Michael Jackson, cloning, and assisted reproduction: The trivial and the troubling
When Michael Jackson's interest in cloning himself emerged last week, Biopolitical Times decided to refrain from comment. But developments since then, both silly and serious, have changed our mind.
The King of Pop's fascination with cloning was first reported by the Mirror, a UK tabloid, and then picked up by The Telegraph and a number of tabloids and entertainment outlets. Jackson's driver told the Mirror that his employer was obsessed with immortality and enthralled with a cloning cult called the Raelians.
"Michael said he wanted a mini-version of himself cloned to carry on his legacy. He was hoping that Michael Jackson could live for ever," the driver said. In the back seat of his limo after a Las Vegas cloning conference in 2002, he continued, Jackson told psychic spoon bender Uri Geller, "I really want to do it Uri, and I don't care how much it costs."
The Mirror also reported that "it's believed Jacko made contact with the Raelians after the conference in Las Vegas and spoke with [the Raelian bishop] Dr Brigette Boisselier about the idea of a Jacko clone."
The Raelians are a cult that believes human beings were created in the laboratories of super-intelligent extraterrestrial cloners. Founded by a former race car test driver who now sports white robes and a top-knot hairdo, the Raelians launched a human cloning company called Clonaid in 1997. In 2000 they announced that an anonymous US couple had given them $1 million to clone their dead daughter from preserved cells. Two years later, they received worldwide media attention when they claimed that a cloned baby named Eve had been born, but produced no evidence and faded from the headlines.
The story about Jackson's cloning fascination has thus far received little traction notwithstanding the 24/7 coverage of his life, death, and memorial (and the on-cue flood of Michael Jackson sightings). Perhaps additional weirdness is seen as superfluous. Or maybe it's due to the fact that the Mirror admits it's been unable to get any comment from Clonaid or the Raelians.
In fact, in an uncharacteristically modest press statement, the Raelians note that Jackson "was one of the first individuals to be named Raelian Honorary Guide for his actions promoting world peace" but acknowledge that Raelians "here on Earth" have not cloned him. However, the Raelians' founder says that Jackson "has probably been cloned" by the extraterrestrials already, and "will return to Earth with the Elohim when humanity has finally decided to welcome them back."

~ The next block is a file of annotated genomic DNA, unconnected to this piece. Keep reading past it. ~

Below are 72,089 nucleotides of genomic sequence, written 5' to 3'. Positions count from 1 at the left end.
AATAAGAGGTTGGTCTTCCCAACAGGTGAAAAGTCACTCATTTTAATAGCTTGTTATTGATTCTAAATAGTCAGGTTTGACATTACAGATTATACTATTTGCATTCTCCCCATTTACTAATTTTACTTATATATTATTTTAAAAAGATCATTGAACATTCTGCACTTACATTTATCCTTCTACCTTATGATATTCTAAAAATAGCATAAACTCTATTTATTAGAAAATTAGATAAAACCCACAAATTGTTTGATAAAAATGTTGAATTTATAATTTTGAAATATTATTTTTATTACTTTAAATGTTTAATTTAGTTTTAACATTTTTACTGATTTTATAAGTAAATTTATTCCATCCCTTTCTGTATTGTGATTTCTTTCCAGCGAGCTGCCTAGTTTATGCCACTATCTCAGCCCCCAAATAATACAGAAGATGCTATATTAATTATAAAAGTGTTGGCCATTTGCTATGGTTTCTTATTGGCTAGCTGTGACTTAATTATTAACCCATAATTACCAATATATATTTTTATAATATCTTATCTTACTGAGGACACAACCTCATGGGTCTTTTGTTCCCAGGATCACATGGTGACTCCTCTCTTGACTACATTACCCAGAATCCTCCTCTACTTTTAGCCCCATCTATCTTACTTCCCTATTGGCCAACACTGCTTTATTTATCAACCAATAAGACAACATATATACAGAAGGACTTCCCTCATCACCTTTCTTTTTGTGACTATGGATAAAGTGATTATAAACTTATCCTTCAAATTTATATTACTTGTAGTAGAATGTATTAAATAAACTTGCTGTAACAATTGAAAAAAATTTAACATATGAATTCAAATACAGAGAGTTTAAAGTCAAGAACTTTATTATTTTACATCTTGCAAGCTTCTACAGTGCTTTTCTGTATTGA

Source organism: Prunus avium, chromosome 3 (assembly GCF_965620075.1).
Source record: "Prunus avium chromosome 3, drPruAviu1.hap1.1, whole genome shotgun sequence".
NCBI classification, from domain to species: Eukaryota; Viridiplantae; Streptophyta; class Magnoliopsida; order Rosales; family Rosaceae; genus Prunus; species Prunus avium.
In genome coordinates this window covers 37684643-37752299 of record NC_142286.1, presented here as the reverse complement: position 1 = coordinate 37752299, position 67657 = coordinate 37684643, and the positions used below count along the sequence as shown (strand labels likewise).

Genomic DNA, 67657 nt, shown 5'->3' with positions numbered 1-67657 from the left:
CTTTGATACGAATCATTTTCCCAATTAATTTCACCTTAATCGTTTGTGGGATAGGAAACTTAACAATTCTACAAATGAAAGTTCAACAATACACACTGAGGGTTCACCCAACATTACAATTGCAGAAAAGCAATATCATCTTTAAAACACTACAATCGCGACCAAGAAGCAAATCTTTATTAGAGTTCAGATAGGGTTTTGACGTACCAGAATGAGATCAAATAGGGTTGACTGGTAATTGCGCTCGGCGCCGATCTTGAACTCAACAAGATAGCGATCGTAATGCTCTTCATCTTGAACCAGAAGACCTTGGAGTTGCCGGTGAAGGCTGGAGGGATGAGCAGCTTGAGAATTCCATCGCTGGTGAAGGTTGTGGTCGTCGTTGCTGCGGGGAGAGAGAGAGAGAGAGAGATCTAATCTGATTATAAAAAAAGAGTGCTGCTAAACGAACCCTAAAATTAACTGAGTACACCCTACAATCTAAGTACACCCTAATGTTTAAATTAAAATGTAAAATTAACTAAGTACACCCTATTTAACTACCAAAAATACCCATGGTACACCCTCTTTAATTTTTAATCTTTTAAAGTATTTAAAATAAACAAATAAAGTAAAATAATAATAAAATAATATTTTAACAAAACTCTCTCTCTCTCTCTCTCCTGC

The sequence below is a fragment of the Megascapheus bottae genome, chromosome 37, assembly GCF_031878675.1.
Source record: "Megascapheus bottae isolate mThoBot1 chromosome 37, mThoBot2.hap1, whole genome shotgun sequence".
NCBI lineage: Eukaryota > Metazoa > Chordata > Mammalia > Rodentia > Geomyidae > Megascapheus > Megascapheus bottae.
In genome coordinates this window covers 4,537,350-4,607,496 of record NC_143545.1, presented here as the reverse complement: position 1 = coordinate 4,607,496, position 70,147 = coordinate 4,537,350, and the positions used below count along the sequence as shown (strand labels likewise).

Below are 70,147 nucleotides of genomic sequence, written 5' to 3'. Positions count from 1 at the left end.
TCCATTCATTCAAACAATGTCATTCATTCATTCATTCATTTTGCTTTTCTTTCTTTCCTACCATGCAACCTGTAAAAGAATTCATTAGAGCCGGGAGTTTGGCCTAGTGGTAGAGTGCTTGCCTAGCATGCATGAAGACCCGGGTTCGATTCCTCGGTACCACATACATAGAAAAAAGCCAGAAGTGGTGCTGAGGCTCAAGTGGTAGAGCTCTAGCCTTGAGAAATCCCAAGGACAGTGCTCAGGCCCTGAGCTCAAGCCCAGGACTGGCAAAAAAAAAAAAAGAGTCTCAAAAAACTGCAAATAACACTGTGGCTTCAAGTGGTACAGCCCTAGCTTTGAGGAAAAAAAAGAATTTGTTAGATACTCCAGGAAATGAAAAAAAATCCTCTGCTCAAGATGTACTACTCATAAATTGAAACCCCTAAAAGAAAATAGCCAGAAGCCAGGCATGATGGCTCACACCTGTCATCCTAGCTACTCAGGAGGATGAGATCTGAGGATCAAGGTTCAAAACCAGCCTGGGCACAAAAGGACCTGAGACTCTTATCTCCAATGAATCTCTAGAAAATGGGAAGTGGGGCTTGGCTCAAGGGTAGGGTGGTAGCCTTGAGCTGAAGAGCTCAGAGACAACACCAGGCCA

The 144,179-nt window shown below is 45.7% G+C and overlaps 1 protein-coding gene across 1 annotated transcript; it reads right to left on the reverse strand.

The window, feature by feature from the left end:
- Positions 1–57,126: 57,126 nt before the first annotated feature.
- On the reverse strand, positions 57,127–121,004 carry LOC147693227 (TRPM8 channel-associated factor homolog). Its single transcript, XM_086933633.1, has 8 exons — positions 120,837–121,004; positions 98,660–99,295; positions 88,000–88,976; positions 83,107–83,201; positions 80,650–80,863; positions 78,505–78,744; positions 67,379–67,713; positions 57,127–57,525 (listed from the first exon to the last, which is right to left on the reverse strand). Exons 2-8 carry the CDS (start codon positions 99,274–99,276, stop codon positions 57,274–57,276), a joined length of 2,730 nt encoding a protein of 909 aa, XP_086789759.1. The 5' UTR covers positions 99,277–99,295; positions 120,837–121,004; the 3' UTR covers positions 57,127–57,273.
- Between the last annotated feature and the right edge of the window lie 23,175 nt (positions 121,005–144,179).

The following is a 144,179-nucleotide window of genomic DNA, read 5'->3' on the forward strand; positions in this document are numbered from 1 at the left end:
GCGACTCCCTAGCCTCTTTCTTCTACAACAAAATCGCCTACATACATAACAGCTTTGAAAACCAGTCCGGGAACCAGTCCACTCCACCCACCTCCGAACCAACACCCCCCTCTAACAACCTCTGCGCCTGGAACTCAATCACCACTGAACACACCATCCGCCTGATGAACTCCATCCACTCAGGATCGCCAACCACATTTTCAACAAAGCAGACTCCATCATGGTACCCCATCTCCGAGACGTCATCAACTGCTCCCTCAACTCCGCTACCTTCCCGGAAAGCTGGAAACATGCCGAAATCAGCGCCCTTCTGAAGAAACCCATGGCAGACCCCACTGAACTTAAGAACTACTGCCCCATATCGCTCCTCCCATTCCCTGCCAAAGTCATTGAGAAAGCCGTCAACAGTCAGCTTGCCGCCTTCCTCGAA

Author and Columbia University law professor Patricia Williams takes the question of Michael Jackson and reprogenetics in a different but related direction. Though Jackson obviously wasn't able to do much about cloning himself, he actually did design his children. In her column in The Nation, Williams raises a set of important and insightful comments about Jackson's children and the eugenic ends that the assisted reproduction industry is enabling:
[I]n the longer term, the question of Michael Jackson's children is challenging in other ways. Like his demands for plastic surgery or painkillers, their conception was accomplished as a made-to-order, cash-on-the-barrelhead commercial transaction. According to TMZ.com and other entertainment news sites, Jackson is not biologically related to any of his three children. Reportedly, the women who gestated them carried anonymously donated eggs fertilized by sperm from secret donors. Apparently the children were all crafted to be "white" enough to match Jackson's artfully devised if pathetically alienated image of himself. Deborah Rowe, Jackson's ex-wife and the surrogate who carried his oldest two children to term, describes being inseminated "like a horse"; she then received around $9 million to give up any claim to them. On the birth certificate of Jackson's youngest child, the space for "mother" is left blank.
It's hard to imagine that Jackson would have been found fit if he had attempted to adopt children. It is interesting to contemplate the eugenic ends to which in vitro fertilization and surrogate birth are being put these days, often as a kind of end run around the formal inspection of the adoption process. How much more common will the purchase of "the perfect child" become when bioengineering for specific physical traits becomes easier and less costly? It's not a new problem: "colorism" (preference for lighter skin) is an old problem within the African-American community. Choosing trophy spouses is a cruder version of the same game. Nevertheless, it is troubling that the law of sales is about the only context for debating this rapidly developing area. Shouldn't we think harder about the degree to which a free market for eugenics is enabled by easy-payment contract clauses conferring parenthood through the immaculate conception of biotechnology?
Jackson's fame and fortune ensured that he had few barriers to the pursuit of whatever whimsical fancy seized him. He became a more brilliant and frightening version of the Mad Hatter than even Tim Burton could conjure. And with that power, Jackson arranged for the bringing-to-life of three innocent souls whose racial embodiment pantomimed all he could never be. There's something horrifying that in the wake of his demise, his ignorant brutish father will be delivered three fair-skinned grandchildren, the perfectly rendered apotheosis of Michael's final crossing-over.
Previously on Biopolitical Times: